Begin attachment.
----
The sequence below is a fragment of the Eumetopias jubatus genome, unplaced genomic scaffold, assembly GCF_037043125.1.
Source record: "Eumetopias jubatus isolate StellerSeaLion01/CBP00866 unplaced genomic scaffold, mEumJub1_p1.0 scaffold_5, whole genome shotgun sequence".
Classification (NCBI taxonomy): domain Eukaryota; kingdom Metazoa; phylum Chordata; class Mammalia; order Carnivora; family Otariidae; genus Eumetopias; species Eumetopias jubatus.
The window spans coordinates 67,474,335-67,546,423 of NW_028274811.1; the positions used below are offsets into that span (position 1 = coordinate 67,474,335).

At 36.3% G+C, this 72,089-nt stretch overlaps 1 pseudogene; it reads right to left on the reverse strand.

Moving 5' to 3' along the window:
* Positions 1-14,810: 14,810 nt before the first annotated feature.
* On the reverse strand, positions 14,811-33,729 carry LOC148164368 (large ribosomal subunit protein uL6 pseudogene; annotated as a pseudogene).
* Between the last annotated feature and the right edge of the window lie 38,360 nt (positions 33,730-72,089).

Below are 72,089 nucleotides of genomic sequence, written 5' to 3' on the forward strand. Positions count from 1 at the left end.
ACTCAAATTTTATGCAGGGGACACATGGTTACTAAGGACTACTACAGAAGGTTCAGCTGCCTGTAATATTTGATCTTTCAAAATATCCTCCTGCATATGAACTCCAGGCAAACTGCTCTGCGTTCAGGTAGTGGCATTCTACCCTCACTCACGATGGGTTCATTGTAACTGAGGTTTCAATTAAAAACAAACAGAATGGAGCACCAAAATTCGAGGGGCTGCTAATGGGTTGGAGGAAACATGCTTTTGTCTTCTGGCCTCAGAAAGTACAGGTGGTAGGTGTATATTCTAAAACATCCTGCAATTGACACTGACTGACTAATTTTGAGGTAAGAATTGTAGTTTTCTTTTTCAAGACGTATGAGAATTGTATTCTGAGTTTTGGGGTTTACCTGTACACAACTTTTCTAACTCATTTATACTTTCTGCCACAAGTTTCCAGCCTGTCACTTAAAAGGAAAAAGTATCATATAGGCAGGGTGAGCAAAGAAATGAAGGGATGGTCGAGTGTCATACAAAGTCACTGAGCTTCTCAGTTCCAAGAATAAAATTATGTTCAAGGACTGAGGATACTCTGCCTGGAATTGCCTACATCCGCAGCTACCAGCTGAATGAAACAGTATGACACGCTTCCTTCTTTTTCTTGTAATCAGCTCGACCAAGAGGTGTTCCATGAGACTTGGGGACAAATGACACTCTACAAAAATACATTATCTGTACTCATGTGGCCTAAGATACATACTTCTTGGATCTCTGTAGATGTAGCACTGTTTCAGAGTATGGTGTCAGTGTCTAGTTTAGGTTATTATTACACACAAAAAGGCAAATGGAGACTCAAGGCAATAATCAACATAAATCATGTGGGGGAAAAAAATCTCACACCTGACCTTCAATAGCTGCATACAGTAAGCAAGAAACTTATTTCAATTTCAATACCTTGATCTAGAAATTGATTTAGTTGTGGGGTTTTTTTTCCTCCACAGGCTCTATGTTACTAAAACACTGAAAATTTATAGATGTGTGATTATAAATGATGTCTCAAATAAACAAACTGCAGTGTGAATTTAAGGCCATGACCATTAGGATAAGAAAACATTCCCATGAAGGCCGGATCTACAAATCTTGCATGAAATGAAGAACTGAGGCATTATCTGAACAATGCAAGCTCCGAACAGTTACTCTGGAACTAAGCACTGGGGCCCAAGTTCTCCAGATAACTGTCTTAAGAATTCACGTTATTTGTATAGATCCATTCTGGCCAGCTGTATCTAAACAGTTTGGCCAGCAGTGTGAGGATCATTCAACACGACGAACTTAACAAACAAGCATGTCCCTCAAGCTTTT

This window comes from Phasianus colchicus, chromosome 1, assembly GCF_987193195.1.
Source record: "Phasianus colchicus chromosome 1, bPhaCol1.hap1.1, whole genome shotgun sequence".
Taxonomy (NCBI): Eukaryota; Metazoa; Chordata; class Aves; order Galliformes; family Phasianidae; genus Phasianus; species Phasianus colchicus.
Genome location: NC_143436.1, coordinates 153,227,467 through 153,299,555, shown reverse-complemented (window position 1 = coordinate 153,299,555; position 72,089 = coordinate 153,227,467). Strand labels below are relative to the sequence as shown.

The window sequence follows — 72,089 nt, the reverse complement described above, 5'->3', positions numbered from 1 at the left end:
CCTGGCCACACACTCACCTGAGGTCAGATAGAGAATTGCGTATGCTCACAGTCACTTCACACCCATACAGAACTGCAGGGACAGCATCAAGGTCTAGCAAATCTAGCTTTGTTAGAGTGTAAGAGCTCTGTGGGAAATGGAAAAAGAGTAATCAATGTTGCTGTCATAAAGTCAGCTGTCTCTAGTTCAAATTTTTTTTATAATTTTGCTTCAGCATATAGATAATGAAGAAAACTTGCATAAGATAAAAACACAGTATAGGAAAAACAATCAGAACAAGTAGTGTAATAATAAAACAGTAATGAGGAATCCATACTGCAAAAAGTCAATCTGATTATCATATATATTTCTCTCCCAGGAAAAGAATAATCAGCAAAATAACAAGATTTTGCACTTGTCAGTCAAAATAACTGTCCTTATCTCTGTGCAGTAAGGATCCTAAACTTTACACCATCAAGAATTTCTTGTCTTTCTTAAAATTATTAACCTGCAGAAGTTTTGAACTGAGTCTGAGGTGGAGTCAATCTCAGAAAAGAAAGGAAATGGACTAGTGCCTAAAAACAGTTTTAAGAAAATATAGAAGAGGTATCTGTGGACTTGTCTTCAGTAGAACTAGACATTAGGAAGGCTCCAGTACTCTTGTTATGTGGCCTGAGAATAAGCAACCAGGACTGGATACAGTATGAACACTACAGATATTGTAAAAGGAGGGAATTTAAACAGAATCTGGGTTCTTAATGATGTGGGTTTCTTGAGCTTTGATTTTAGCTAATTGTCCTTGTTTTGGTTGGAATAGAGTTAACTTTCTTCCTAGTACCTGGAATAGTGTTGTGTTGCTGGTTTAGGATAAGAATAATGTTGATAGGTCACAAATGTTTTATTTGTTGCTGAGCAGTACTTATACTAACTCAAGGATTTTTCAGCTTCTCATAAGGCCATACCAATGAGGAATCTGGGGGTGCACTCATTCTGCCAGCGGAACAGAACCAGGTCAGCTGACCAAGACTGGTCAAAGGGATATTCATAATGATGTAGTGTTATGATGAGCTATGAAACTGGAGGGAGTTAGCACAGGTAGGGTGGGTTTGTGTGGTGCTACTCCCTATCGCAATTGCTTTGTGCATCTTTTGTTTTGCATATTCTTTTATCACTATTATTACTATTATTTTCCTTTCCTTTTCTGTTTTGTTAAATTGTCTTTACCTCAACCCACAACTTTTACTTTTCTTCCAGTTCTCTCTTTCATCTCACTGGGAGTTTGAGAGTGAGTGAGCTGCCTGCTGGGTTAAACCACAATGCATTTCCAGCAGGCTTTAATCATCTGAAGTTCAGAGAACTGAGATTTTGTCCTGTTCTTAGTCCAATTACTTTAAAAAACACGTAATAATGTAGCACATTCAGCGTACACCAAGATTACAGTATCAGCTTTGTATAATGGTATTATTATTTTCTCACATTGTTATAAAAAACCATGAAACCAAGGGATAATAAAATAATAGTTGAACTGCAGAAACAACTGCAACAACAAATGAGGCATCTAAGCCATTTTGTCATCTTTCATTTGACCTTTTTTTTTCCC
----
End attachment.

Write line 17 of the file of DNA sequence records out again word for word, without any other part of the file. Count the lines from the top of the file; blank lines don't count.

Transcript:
CCTGGCCACACACTCACCTGAGGTCAGATAGAGAATTGCGTATGCTCACAGTCACTTCACACCCATACAGAACTGCAGGGACAGCATCAAGGTCTAGCAAATCTAGCTTTGTTAGAGTGTAAGAGCTCTGTGGGAAATGGAAAAAGAGTAATCAATGTTGCTGTCATAAAGTCAGCTGTCTCTAGTTCAAATTTTTTTTATAATTTTGCTTCAGCATATAGATAATGAAGAAAACTTGCATAAGATAAAAACACAGTATAGGAAAAACAATCAGAACAAGTAGTGTAATAATAAAACAGTAATGAGGAATCCATACTGCAAAAAGTCAATCTGATTATCATATATATTTCTCTCCCAGGAAAAGAATAATCAGCAAAATAACAAGATTTTGCACTTGTCAGTCAAAATAACTGTCCTTATCTCTGTGCAGTAAGGATCCTAAACTTTACACCATCAAGAATTTCTTGTCTTTCTTAAAATTATTAACCTGCAGAAGTTTTGAACTGAGTCTGAGGTGGAGTCAATCTCAGAAAAGAAAGGAAATGGACTAGTGCCTAAAAACAGTTTTAAGAAAATATAGAAGAGGTATCTGTGGACTTGTCTTCAGTAGAACTAGACATTAGGAAGGCTCCAGTACTCTTGTTATGTGGCCTGAGAATAAGCAACCAGGACTGGATACAGTATGAACACTACAGATATTGTAAAAGGAGGGAATTTAAACAGAATCTGGGTTCTTAATGATGTGGGTTTCTTGAGCTTTGATTTTAGCTAATTGTCCTTGTTTTGGTTGGAATAGAGTTAACTTTCTTCCTAGTACCTGGAATAGTGTTGTGTTGCTGGTTTAGGATAAGAATAATGTTGATAGGTCACAAATGTTTTATTTGTTGCTGAGCAGTACTTATACTAACTCAAGGATTTTTCAGCTTCTCATAAGGCCATACCAATGAGGAATCTGGGGGTGCACTCATTCTGCCAGCGGAACAGAACCAGGTCAGCTGACCAAGACTGGTCAAAGGGATATTCATAATGATGTAGTGTTATGATGAGCTATGAAACTGGAGGGAGTTAGCACAGGTAGGGTGGGTTTGTGTGGTGCTACTCCCTATCGCAATTGCTTTGTGCATCTTTTGTTTTGCATATTCTTTTATCACTATTATTACTATTATTTTCCTTTCCTTTTCTGTTTTGTTAAATTGTCTTTACCTCAACCCACAACTTTTACTTTTCTTCCAGTTCTCTCTTTCATCTCACTGGGAGTTTGAGAGTGAGTGAGCTGCCTGCTGGGTTAAACCACAATGCATTTCCAGCAGGCTTTAATCATCTGAAGTTCAGAGAACTGAGATTTTGTCCTGTTCTTAGTCCAATTACTTTAAAAAACACGTAATAATGTAGCACATTCAGCGTACACCAAGATTACAGTATCAGCTTTGTATAATGGTATTATTATTTTCTCACATTGTTATAAAAAACCATGAAACCAAGGGATAATAAAATAATAGTTGAACTGCAGAAACAACTGCAACAACAAATGAGGCATCTAAGCCATTTTGTCATCTTTCATTTGACCTTTTTTTTTCCC